It is often quoted that 80% of the product cost are pre-determined by the Engineers during the design process and only 20% of the cost are related to the supply chain.

But for as long as I can remember, the engineering and supply chain teams have “discussed” how much flexibility the manufacturing and supply chain teams really have once a product design is handed over to them.

Engineers are asked to meet cost targets for products. And of course, they chose the best components to meet the design, quality and regulatory requirements. But very often, supply chain and carbon footprint considerations are neglected.

Is this the fault of Engineers? No, it’s not. They simply don’t have the information they need to make the best decisions.

Global supply chains with local execution

As supply chains have changed over the past few months, and will continue to evolve moving forward, it is becoming clear that in an effort to reduce risk and increase resiliency, businesses will introduce global supply chains which are executed locally.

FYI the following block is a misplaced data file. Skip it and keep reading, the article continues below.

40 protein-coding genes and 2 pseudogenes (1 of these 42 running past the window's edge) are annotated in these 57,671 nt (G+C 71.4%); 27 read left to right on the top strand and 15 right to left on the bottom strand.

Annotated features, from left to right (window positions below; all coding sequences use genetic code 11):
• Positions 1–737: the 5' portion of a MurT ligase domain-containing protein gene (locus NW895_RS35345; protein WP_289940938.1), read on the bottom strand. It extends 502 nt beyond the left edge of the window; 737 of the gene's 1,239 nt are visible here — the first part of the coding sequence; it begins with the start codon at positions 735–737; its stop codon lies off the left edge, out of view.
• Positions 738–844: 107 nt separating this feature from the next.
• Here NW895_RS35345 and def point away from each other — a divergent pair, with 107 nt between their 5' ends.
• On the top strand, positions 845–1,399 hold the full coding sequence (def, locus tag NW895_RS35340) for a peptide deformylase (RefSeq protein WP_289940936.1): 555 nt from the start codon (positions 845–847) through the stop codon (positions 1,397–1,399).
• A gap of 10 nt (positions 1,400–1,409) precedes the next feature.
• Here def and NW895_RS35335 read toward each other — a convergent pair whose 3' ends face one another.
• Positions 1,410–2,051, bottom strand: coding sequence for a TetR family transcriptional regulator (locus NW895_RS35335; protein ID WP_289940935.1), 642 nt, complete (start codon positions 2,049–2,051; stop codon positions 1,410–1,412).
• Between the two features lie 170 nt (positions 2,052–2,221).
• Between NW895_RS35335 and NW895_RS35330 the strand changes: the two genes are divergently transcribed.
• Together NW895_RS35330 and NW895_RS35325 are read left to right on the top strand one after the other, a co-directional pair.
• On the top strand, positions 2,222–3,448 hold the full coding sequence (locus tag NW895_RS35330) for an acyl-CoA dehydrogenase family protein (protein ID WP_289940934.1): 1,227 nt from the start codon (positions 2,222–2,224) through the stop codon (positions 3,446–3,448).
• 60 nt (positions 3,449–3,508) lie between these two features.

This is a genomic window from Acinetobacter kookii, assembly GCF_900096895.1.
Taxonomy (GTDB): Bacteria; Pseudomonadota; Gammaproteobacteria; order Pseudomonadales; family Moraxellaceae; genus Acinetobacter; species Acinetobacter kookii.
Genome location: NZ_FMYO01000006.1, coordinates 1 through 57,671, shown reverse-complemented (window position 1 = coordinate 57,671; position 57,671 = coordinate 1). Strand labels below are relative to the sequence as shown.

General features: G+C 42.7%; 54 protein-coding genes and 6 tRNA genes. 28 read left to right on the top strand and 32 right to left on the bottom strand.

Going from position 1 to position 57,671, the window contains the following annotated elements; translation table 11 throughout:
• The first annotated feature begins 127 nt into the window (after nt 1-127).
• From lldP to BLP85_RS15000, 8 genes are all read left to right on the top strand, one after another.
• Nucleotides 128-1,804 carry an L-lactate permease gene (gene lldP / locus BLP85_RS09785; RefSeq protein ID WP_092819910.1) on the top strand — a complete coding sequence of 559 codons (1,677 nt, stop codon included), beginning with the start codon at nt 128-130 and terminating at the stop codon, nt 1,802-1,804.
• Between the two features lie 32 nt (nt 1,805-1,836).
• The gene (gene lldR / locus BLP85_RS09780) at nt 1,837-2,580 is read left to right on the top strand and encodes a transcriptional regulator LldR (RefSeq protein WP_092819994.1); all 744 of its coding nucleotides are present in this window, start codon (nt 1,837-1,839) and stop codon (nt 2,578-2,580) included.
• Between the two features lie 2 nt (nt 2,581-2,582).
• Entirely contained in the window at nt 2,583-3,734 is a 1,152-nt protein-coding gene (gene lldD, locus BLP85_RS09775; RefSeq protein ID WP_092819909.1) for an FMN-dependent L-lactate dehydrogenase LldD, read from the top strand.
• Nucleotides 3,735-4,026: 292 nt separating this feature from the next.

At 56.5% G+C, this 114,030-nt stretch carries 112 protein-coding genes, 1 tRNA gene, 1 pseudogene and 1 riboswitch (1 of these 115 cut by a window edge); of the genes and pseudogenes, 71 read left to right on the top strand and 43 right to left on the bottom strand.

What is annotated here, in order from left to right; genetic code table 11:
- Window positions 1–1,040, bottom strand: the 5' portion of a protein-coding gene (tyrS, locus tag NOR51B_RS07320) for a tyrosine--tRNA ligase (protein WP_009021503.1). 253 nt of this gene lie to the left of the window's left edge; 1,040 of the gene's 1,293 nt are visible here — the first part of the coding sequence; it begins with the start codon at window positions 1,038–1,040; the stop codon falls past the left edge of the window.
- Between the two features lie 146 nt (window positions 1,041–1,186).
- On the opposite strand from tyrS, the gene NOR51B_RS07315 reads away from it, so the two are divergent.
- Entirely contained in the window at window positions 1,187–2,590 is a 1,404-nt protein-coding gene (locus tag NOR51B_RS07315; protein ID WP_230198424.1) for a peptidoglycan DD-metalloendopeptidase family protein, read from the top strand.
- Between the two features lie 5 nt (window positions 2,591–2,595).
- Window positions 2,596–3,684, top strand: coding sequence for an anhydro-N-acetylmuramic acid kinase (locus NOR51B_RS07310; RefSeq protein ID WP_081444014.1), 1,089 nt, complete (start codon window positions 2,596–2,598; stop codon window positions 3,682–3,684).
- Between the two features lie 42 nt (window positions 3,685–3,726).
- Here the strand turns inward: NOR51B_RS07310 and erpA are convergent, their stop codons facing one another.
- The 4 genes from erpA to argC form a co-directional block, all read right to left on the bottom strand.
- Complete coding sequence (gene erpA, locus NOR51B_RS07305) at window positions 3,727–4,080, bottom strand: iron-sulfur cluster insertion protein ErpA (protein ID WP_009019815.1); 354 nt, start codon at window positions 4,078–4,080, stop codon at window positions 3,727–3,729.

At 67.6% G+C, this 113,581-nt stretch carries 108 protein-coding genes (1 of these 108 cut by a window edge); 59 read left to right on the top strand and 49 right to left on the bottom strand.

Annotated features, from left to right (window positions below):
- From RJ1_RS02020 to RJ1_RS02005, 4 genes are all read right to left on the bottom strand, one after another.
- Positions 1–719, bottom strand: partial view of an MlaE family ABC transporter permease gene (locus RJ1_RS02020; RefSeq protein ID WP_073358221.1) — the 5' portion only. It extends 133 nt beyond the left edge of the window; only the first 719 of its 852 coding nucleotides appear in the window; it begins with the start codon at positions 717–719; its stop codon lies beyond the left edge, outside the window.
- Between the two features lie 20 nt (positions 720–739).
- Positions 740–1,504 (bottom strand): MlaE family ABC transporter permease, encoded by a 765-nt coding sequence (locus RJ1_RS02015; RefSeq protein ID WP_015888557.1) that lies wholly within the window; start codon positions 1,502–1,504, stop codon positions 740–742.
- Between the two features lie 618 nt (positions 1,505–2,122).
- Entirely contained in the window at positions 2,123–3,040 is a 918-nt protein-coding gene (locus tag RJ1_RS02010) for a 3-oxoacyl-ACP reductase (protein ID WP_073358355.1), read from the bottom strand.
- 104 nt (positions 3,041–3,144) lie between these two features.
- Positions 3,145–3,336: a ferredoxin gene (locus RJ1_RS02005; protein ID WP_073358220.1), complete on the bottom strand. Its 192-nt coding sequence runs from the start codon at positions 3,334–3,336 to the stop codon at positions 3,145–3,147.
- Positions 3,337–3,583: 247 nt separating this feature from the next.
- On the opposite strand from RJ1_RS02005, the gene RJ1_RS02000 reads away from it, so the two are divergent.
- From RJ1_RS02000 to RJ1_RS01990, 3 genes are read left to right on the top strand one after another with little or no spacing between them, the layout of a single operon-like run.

We must design with alternate sourcing strategies in mind. That means for Engineers, it’s not only one supplier and one component which needs to be selected, but in the future Engineers need to qualify several suppliers in multiple regions.

I believe manufacturing companies need to take a view on how companies like McDonald’s are managing the supply chain. It’s no surprise that Gartner considers McDonald’s a “Master” of supply chain (i.e. being recognized as a supply chain leader for several years). McDonald’s is unique because the company uses local suppliers to produce products locally, which were designed globally.

This model is not only more efficient, it’s also more sustainable.

Now, especially in manufacturing industries, we also need to think about the circular economy. It’s not just nice to do, but it’s big business. The recycling process is not easy to organize and not very efficient. But again, there are examples in the world, which we can use to adopt – let’s just look at Germany or Austria for that matter. Recycling in these countries is not only a “nice to have”, it became the norm for everyone.

Read more at Forbes